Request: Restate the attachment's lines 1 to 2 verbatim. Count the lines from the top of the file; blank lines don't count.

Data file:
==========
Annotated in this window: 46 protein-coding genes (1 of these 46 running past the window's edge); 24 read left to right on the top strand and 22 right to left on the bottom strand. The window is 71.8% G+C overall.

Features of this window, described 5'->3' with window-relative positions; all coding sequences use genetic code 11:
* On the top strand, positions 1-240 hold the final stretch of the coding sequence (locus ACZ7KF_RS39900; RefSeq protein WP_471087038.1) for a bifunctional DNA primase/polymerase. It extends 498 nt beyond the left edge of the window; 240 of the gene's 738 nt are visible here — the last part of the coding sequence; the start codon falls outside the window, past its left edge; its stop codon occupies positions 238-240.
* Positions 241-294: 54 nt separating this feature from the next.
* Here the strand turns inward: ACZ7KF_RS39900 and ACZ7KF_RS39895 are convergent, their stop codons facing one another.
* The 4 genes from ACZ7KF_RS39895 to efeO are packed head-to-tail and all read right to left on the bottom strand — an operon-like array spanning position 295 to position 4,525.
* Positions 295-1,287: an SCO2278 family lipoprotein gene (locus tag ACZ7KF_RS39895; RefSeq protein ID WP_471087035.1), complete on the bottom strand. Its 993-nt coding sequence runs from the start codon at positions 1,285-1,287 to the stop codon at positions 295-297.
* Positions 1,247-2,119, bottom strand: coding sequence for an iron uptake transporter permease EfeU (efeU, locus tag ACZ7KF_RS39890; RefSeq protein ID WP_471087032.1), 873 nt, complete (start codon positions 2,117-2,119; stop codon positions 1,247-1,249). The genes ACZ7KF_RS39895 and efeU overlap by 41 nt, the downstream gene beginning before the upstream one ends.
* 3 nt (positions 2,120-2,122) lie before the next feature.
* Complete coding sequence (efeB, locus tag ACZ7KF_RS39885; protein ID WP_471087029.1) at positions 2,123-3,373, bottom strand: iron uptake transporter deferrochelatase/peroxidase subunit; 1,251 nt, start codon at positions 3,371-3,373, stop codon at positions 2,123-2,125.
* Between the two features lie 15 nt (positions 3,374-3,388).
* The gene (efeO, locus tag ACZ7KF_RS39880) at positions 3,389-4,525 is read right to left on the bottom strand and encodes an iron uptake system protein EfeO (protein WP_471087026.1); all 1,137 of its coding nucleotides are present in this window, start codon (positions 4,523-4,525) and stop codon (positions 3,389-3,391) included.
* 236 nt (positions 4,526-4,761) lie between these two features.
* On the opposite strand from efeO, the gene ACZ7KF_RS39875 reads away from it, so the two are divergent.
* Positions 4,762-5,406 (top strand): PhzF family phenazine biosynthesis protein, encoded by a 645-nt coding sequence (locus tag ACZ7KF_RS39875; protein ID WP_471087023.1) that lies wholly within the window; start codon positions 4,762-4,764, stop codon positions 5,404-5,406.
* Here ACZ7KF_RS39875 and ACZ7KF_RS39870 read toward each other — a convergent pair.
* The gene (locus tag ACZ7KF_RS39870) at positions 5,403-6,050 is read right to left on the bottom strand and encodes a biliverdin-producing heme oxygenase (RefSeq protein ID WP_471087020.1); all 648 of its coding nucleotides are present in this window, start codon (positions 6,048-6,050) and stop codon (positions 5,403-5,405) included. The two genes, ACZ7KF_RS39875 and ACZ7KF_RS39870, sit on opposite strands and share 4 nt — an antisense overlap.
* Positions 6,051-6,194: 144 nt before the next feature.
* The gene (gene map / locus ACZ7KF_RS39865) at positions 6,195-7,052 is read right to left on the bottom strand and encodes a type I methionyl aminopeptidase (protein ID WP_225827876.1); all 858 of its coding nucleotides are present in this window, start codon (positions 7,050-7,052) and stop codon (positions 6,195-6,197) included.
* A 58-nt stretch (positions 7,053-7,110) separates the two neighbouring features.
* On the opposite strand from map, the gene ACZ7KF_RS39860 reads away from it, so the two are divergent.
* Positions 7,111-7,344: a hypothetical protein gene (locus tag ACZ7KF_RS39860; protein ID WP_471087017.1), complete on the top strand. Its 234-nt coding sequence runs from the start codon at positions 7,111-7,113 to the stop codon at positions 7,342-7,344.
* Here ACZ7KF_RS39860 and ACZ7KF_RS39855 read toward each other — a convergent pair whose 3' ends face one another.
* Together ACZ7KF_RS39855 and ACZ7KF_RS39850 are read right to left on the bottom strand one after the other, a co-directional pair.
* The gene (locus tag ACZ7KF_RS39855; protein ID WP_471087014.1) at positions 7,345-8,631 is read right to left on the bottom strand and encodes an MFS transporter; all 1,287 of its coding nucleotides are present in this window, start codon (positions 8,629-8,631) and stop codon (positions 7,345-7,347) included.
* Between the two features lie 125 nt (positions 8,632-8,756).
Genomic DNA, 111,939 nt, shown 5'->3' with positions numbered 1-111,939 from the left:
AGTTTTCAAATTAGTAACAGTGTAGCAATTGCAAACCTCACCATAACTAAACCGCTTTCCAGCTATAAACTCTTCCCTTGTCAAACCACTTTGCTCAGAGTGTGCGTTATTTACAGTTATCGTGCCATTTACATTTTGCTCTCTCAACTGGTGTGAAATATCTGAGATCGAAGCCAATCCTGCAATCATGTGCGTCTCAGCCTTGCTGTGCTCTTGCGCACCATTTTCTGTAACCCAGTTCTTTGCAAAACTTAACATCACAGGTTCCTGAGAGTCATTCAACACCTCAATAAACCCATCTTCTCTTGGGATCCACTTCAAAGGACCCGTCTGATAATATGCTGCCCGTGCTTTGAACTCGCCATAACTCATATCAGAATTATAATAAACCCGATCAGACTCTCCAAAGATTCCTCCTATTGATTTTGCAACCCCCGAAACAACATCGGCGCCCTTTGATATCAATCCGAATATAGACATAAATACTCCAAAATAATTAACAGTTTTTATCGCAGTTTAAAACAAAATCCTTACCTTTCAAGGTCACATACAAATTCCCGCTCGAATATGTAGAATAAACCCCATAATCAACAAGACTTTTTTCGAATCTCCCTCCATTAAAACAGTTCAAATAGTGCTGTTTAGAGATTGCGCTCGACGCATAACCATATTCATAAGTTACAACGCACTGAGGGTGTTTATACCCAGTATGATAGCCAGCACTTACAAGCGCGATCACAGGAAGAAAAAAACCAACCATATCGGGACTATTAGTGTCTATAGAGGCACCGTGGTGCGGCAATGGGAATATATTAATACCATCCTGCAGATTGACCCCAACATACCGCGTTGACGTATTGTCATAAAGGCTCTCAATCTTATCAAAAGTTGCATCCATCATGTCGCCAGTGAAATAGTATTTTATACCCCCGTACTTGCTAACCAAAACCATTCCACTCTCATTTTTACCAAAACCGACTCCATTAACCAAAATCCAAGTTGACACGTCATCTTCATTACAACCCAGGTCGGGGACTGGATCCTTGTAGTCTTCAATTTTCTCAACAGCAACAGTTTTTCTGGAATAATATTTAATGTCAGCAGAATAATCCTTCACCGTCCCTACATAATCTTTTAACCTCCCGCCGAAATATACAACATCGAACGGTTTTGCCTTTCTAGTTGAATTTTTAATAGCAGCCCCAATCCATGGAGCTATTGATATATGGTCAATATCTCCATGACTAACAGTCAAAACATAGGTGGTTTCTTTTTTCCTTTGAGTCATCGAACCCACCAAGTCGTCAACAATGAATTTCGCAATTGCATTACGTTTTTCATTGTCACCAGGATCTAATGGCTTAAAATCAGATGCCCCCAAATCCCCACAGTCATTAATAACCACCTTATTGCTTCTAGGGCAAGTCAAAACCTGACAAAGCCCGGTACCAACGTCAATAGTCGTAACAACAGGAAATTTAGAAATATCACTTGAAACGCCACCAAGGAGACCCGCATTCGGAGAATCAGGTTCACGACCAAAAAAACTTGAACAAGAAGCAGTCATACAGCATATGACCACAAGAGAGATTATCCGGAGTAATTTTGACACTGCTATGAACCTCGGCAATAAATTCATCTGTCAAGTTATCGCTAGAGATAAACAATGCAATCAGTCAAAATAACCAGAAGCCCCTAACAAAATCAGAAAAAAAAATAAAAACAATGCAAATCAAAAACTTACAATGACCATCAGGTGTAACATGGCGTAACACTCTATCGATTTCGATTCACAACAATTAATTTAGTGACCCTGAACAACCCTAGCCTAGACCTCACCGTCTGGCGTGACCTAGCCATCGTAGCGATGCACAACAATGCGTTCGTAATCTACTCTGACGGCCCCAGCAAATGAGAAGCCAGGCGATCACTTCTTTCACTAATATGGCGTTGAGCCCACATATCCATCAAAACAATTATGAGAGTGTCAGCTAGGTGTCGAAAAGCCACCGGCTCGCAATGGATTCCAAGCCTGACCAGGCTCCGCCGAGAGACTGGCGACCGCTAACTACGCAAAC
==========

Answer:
Annotated in this window: 46 protein-coding genes (1 of these 46 running past the window's edge); 24 read left to right on the top strand and 22 right to left on the bottom strand. The window is 71.8% G+C overall.

Features of this window, described 5'->3' with window-relative positions; all coding sequences use genetic code 11: